-Team TDL

  • Guest

    Whoa… talk about resonating with me! I’m thinking back to past relationships, encounters, acquaintances, etc. to see what I loved about these people and later resented. Someone once told me, and I was just thinking about this the other day, that the things that you loved about someone in the beginning of a relationship, will end up getting on your nerves. Same principal. So true! Thanks Mastin!

    • The Daily Love

      We are glad you’ve found a personal connection in this post!! Thanks for reading!
      -Team TDL

  • Karina

    Mastin,
    I’m thankful for the timeliness of this post. Resenting others for qualities dormant in myself (and that long to be expressed) is only giving more of my power away. That which we resent in others is what we long to express in ourselves. We are all the ones we are waiting for. Thanks for the reminder.

    • The Daily Love

      Yes, Karina! You’ve hit the nail on the head!! Thank you for reading and sharing!
      -Team TDL

  • velia

    Wow. Mind is blown! Thank you for this timely article

    • The Daily Love

      You are welcome, Velia!! We are so happy that you enjoyed it!
      -Team TDL

  • Marie

    What I love about my boyfriend is that he is pursuing his dream career. I’ve been a public school teacher for 8 years and while I began my career with the best intentions, years of working under a politically ruled and misguided education system have left me feeling unfulfilled and consequently unhappy. The thing is, I’m not quite sure what else to do. I would begin a new career- I am interested in holistic health, yoga, etc., but I’m not sure where to begin and the reality is that there are bills to pay- I’m too old nor do I want to move back in with mom and dad! Any suggestions would be helpful!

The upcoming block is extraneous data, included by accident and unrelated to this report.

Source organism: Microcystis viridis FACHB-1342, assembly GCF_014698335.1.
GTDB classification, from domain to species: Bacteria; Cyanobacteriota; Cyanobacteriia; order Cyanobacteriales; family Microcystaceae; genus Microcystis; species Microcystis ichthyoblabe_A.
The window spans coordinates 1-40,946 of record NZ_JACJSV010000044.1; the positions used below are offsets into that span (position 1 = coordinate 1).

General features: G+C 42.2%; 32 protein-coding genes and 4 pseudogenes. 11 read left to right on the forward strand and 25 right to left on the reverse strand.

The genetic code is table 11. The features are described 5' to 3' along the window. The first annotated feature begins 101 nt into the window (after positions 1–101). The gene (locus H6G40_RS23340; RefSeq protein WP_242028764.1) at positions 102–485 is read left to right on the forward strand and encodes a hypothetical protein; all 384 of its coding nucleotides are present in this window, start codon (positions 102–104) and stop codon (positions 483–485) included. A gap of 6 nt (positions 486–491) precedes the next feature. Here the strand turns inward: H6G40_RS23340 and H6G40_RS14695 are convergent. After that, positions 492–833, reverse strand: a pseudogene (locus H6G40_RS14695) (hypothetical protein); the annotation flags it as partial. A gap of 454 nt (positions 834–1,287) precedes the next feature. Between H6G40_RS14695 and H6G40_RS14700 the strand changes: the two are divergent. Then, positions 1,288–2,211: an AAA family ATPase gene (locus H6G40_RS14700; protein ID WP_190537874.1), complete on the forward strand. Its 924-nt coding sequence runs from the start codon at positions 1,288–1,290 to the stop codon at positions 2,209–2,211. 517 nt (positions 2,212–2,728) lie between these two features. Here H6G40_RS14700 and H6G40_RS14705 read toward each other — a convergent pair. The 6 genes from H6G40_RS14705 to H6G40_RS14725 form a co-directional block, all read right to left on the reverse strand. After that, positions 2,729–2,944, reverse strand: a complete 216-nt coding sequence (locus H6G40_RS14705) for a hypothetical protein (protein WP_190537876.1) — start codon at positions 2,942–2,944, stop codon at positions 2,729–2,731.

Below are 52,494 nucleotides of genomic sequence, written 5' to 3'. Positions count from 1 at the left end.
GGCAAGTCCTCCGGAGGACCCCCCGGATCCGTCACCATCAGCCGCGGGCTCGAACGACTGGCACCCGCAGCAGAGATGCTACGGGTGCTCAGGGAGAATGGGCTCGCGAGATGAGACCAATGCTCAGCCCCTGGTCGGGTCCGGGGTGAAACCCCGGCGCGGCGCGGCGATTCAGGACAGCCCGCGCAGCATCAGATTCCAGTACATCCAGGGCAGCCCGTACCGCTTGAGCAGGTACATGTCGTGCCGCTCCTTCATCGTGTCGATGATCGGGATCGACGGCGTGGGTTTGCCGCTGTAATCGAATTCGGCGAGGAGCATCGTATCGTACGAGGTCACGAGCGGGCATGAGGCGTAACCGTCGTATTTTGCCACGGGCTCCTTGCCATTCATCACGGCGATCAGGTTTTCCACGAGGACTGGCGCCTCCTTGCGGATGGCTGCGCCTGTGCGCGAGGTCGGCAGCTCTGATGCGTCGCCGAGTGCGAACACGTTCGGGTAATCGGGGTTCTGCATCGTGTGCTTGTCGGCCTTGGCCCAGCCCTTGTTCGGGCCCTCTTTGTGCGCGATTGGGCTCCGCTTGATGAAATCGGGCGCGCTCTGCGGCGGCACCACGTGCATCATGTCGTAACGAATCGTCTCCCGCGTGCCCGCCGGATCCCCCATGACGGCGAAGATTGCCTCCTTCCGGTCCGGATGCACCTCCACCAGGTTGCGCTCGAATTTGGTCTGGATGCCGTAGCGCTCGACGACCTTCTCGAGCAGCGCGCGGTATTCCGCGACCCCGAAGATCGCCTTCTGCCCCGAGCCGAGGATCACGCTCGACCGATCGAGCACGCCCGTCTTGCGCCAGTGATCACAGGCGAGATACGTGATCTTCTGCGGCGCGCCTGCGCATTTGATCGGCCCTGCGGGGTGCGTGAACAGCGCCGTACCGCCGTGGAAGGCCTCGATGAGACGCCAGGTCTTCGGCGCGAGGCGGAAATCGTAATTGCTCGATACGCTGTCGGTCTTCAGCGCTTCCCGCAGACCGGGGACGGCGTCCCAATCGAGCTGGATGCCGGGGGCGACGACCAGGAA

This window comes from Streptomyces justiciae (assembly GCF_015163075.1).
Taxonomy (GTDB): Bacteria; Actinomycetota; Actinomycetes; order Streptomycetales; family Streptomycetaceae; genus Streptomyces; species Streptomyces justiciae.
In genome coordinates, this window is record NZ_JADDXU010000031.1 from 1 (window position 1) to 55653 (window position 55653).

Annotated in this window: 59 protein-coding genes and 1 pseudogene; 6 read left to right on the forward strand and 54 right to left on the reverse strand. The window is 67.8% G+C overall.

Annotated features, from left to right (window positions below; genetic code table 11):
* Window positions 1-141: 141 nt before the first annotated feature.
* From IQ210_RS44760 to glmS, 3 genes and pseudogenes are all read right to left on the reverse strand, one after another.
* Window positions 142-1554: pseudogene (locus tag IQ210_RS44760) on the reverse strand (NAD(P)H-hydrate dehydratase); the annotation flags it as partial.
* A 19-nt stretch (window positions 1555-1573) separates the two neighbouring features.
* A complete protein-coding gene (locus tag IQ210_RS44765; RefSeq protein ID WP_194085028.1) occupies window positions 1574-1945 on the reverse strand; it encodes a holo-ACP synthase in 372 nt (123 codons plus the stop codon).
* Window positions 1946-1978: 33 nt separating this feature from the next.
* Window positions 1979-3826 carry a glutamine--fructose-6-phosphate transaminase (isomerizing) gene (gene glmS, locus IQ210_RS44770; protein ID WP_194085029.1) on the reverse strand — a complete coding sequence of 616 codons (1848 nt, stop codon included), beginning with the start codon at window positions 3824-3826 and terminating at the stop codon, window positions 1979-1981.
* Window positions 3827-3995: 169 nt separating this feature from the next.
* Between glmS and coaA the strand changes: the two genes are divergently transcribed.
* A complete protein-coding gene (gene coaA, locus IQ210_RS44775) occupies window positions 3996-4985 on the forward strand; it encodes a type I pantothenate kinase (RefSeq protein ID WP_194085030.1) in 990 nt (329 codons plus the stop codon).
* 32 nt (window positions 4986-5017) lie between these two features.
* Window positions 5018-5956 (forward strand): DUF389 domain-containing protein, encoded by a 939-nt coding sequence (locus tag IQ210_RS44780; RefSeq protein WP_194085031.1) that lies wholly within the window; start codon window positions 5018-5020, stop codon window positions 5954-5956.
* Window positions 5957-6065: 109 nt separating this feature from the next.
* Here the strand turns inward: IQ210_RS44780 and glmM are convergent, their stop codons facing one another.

• The Daily Love

      Hi, Marie! You’re absolutely NEVER too old to pursue a new dream! There is always a way. Some yoga teacher training programs can be completed over the weekends. There are always options and other ways, the trick is finding them! Thank you for sharing!!
      -Team TDL

  • Kaysee

    Does this still apply to situations where you still admire that trait in the person and never resented it? For example, I had one ex that I really admired how charming he was and how he made his presence known in a room. Another ex, he was so intelligent, he would read my school books after I was done in a day. A girlfriend I had a few months ago was a comedic actress and she was so funny that I would pee myself laughing. I don’t speak or hang with any of these people–bad break ups or just grew apart, but I still look back at these traits of theirs and smile. I am a shy introverted individual, maybe these are qualities I wish I had.

    • The Daily Love

      Kaysee, those may be qualities you wish you had, but its wonderful that you’re able to love and appreciate those qualities!! And that’s really the best way to be!! Thank you for reading and commenting!!
      -Team TDL